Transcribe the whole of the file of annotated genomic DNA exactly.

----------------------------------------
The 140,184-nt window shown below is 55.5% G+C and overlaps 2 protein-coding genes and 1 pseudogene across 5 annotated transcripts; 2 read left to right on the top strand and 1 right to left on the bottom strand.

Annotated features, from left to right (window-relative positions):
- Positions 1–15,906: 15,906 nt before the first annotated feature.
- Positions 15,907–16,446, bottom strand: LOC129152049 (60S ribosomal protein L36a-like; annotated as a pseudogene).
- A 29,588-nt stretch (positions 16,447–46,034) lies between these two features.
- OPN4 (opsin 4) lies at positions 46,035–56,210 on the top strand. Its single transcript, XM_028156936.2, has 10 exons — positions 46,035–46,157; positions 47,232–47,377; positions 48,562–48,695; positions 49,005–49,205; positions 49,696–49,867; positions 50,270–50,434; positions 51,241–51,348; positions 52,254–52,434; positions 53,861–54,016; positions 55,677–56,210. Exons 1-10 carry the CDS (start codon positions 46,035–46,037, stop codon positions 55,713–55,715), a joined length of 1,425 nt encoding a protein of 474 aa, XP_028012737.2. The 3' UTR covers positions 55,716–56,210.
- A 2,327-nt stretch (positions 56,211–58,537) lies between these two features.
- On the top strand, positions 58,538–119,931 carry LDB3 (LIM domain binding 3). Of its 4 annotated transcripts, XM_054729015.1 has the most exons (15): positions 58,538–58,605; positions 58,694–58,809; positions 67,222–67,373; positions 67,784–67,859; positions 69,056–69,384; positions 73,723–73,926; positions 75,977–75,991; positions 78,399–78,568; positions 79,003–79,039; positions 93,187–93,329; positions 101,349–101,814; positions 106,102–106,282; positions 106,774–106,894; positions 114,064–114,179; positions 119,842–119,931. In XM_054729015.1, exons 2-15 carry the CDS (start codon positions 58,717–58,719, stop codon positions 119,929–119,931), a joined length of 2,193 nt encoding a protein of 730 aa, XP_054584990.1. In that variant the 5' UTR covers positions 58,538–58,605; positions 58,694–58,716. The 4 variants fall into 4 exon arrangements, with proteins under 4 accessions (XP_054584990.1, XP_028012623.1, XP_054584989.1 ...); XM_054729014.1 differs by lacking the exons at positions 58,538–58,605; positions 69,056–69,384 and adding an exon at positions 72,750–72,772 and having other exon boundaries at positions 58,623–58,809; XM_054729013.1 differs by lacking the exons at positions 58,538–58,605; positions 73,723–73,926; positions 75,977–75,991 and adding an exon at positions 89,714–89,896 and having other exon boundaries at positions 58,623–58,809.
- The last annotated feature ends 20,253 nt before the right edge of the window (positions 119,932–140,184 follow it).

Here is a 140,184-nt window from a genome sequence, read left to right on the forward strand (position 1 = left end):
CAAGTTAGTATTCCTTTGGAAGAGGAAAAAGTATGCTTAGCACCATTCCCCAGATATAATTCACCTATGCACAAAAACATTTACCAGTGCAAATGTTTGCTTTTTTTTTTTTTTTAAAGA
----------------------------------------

The 140,184-nt window shown below is 55.5% G+C and overlaps 2 protein-coding genes and 1 pseudogene across 5 annotated transcripts; 2 read left to right on the top strand and 1 right to left on the bottom strand.

Annotated features, from left to right (window-relative positions):
- Positions 1–15,906: 15,906 nt before the first annotated feature.
- Positions 15,907–16,446, bottom strand: LOC129152049 (60S ribosomal protein L36a-like; annotated as a pseudogene).
- A 29,588-nt stretch (positions 16,447–46,034) lies between these two features.
- OPN4 (opsin 4) lies at positions 46,035–56,210 on the top strand. Its single transcript, XM_028156936.2, has 10 exons — positions 46,035–46,157; positions 47,232–47,377; positions 48,562–48,695; positions 49,005–49,205; positions 49,696–49,867; positions 50,270–50,434; positions 51,241–51,348; positions 52,254–52,434; positions 53,861–54,016; positions 55,677–56,210. Exons 1-10 carry the CDS (start codon positions 46,035–46,037, stop codon positions 55,713–55,715), a joined length of 1,425 nt encoding a protein of 474 aa, XP_028012737.2. The 3' UTR covers positions 55,716–56,210.
- A 2,327-nt stretch (positions 56,211–58,537) lies between these two features.
- On the top strand, positions 58,538–119,931 carry LDB3 (LIM domain binding 3). Of its 4 annotated transcripts, XM_054729015.1 has the most exons (15): positions 58,538–58,605; positions 58,694–58,809; positions 67,222–67,373; positions 67,784–67,859; positions 69,056–69,384; positions 73,723–73,926; positions 75,977–75,991; positions 78,399–78,568; positions 79,003–79,039; positions 93,187–93,329; positions 101,349–101,814; positions 106,102–106,282; positions 106,774–106,894; positions 114,064–114,179; positions 119,842–119,931. In XM_054729015.1, exons 2-15 carry the CDS (start codon positions 58,717–58,719, stop codon positions 119,929–119,931), a joined length of 2,193 nt encoding a protein of 730 aa, XP_054584990.1. In that variant the 5' UTR covers positions 58,538–58,605; positions 58,694–58,716. The 4 variants fall into 4 exon arrangements, with proteins under 4 accessions (XP_054584990.1, XP_028012623.1, XP_054584989.1 ...); XM_054729014.1 differs by lacking the exons at positions 58,538–58,605; positions 69,056–69,384 and adding an exon at positions 72,750–72,772 and having other exon boundaries at positions 58,623–58,809; XM_054729013.1 differs by lacking the exons at positions 58,538–58,605; positions 73,723–73,926; positions 75,977–75,991 and adding an exon at positions 89,714–89,896 and having other exon boundaries at positions 58,623–58,809.
- The last annotated feature ends 20,253 nt before the right edge of the window (positions 119,932–140,184 follow it).

Here is a 140,184-nt window from a genome sequence, read left to right on the forward strand (position 1 = left end):
CAAGTTAGTATTCCTTTGGAAGAGGAAAAAGTATGCTTAGCACCATTCCCCAGATATAATTCACCTATGCACAAAAACATTTACCAGTGCAAATGTTTGCTTTTTTTTTTTTTTTAAAGA